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Tuesday, March 27, 2007

My New Dwindling Community

posted by on March 27 at 12:18 PM

Last night at around 3 am, I joined the mailing list for the Zimbabwe Jewish Community. Though the present number of Jews in Zimbabwe is extremely small, around 250 (and mostly old people who can’t leave the horrible place), not too long ago their number was beyond 7,000 and growing.

This web site aims to celebrate nearly 110 years of Jewish Communities in Zimbabwe and help record the history and details of a unique period for the benefit of both current and future generations. From a peak of some 7,500 Jews in the early 1970s - the total Zimbabwe Jewish community in 2006 is approximately 270 souls (from 294 in 2005). This is the story of a once vibrant community who settled for many different reasons in what was originally Rhodesia - later to become Zimbabwe. Time however, is of the essence as the numbers of those that can “tell the story” and the remaining community dwindle.

The ZJC’s remaining mission is “to collect data on the Jewish cemeteries in Zimbabwe [and] have every tombstone photographed, in all the cemeteries of Harare, Bulawayo and the smaller towns.”

The website also has great pictures like this one:
smaller-weizman.jpgWhat a lovely bracelet on that wrist.

I did not join the Zimbabwe Jewish Community’s website out of boredom brought on by insomnia (I was actually enjoying a book by Jean-Luc Nancy on the subject of restlessness), I joined it because one of the few pleasures left in the mess, misery, and miscarriage that is generally known as Zimbabwe is looking at its history, its hopeful days. When your country is dead in every way—a dead passport, dead dream, dead reality—then its past becomes frozen in time. There is no continuum; no line that stretches from now to then. There is a rupture, a clean break between us and them. The people in these promising pictures exist in a world that we in the infinity of the present know will become nothing else than the history of a community.

RSS icon Comments


I'm sorry, Charles. I think about Zimbabwe often.

Posted by Fnarf | March 27, 2007 12:25 PM

Yes Charles. It is sad to see one person selfishly dragging an entire nation down.

Posted by Lawrence Molloy | March 27, 2007 12:46 PM

What's the meaning of the caption?

"What a lovely bracelet on that wrist."

Posted by lmfn | March 27, 2007 1:16 PM

I like what the bracelet is wearing.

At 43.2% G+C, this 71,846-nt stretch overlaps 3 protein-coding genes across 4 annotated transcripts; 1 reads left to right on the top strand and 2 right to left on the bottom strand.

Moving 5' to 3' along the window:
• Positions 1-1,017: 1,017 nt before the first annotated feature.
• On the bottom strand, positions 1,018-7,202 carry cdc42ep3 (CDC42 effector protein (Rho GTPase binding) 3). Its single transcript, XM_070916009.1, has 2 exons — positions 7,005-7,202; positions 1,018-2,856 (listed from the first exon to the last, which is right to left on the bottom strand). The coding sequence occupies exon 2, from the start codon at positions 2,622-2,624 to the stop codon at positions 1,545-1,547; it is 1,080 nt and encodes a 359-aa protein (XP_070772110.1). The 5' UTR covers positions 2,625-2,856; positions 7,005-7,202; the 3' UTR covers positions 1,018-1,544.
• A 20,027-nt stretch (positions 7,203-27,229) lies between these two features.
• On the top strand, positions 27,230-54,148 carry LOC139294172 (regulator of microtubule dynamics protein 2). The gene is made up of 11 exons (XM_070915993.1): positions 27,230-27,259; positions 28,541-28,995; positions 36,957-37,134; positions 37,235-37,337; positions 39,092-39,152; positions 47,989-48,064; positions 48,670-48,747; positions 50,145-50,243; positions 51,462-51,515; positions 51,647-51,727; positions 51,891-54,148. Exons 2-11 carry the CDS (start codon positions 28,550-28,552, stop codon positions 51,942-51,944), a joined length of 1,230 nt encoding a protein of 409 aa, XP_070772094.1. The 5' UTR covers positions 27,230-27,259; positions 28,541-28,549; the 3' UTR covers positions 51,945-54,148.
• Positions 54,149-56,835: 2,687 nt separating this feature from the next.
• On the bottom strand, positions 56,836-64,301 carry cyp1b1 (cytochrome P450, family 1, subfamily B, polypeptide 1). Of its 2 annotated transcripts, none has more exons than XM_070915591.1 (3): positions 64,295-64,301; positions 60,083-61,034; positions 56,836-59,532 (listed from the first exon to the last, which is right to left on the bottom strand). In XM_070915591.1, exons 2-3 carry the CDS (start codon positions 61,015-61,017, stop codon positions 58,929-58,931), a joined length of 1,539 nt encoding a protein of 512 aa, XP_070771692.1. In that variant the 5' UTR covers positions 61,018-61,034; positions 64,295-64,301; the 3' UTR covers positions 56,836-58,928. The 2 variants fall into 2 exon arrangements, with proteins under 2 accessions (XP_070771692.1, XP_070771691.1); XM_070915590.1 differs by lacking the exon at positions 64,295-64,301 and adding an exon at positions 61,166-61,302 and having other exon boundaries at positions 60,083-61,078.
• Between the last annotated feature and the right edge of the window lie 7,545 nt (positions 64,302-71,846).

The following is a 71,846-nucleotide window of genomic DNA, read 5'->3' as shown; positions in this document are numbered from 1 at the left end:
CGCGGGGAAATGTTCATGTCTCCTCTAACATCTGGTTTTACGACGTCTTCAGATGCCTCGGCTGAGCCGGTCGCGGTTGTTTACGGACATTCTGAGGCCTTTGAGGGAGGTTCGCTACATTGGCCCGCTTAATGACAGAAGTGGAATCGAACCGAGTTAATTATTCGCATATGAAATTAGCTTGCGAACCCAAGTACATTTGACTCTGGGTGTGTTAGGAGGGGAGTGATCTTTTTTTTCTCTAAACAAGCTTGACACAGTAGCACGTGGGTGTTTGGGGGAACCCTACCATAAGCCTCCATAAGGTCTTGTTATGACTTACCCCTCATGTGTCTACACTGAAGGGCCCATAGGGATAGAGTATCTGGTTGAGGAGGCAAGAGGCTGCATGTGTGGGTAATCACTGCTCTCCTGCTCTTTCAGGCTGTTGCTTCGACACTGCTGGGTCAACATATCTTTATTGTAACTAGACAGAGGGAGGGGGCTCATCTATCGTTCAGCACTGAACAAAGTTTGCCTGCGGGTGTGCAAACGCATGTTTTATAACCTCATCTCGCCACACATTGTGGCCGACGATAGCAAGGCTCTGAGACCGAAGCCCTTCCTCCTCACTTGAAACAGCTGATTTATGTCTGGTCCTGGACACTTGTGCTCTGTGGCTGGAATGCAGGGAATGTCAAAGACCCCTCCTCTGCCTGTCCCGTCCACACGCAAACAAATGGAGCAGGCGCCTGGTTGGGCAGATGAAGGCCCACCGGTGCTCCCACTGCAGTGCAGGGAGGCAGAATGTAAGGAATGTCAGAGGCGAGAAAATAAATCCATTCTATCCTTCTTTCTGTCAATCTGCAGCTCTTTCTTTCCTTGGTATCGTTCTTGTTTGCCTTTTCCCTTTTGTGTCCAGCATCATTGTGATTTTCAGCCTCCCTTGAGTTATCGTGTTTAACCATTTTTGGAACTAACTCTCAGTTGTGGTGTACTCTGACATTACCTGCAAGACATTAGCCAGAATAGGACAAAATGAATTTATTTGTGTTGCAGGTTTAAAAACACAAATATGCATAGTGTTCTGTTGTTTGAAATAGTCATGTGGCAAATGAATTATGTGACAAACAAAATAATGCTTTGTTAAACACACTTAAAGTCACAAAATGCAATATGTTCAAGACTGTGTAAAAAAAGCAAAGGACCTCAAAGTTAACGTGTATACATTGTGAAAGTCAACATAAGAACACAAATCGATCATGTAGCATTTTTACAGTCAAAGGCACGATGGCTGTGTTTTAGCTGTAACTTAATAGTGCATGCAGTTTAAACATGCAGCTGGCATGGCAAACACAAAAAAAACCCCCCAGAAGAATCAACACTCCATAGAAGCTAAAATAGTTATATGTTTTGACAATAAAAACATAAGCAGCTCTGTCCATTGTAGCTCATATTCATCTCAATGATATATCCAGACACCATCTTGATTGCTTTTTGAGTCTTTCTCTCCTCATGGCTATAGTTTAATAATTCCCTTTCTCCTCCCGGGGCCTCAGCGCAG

Posted by elswinger | March 27, 2007 1:16 PM

Aha, evidence that you even bore yourself:
"I did not join the Zimbabwe Jewish Community’s website out of boredom brought on by insomnia"
Alas, you do not bore yourself to sleep like you do so many otherzzz zzz zzzzz

Posted by Snagglepuss | March 27, 2007 1:21 PM

hey Snagglepuss, how bout a long motherfuckin' walk off a short motherfuckin' pier for you?

Talk about adding insult to injury.

Posted by gnossos | March 27, 2007 1:48 PM

I can assure you Charles, you play no part n this history you celebrate. The hopfull days you nostalgically write about were the bastion of a very privilaged few and you would certainly have been excluded for the pictured gathering unless you were the unfortunate houseboy tasked with cleaning up afterwards.

Posted by Deeply Depressed | March 27, 2007 5:20 PM

actually, deeply depressed, the year this photo was taken, 1969, i was born to educated parents and in very comfortable circumstances. so there is room in the image for my nostalgia. and even if you were not as fortunate as my parents, then at least you had a job, a pension, and could expect to live far beyond the present life expectancy of 34.

Posted by charles mudede | March 27, 2007 6:01 PM

I am surpised to read you say that Charles. I've read a quite a few of your posts and one theme that is popular in your writings is the march of modernity - the rejecion of old archacisms that give way to new universalities. Rhodesia, Charles was exactly the crusty remnant of the glorious past that a modernist like you would reject. The Anglo stratified class structure emboded by what neighborhood you lived in (Borrowdale - uperclass white, Hatfield - middle class black or Mufacose - poor black), what school you attended, what accent you spoke your English with all in an attempt to create a mirror image of mother England. Your (and my) disgust of Mugabe aside, Rhodesia was an epoch that needed to go - if only to make way for a true Zimbabweanism - not the shallow recreation of Anglosaxon society.

Posted by Deeply Depressed | March 27, 2007 6:53 PM

deeply depressed, i see, you know harare very well. i actually must be a little clear on my position. what i find in these images, is the potential for progress, the materials for progress. the potential that was once there is now gone. is the future possible today in zimbabwe? no. but it was back then.

Posted by charles mudede | March 28, 2007 12:05 PM

Charles - I am editor of the ZJC ( website please contact me.



Posted by Dave | March 31, 2007 11:17 PM

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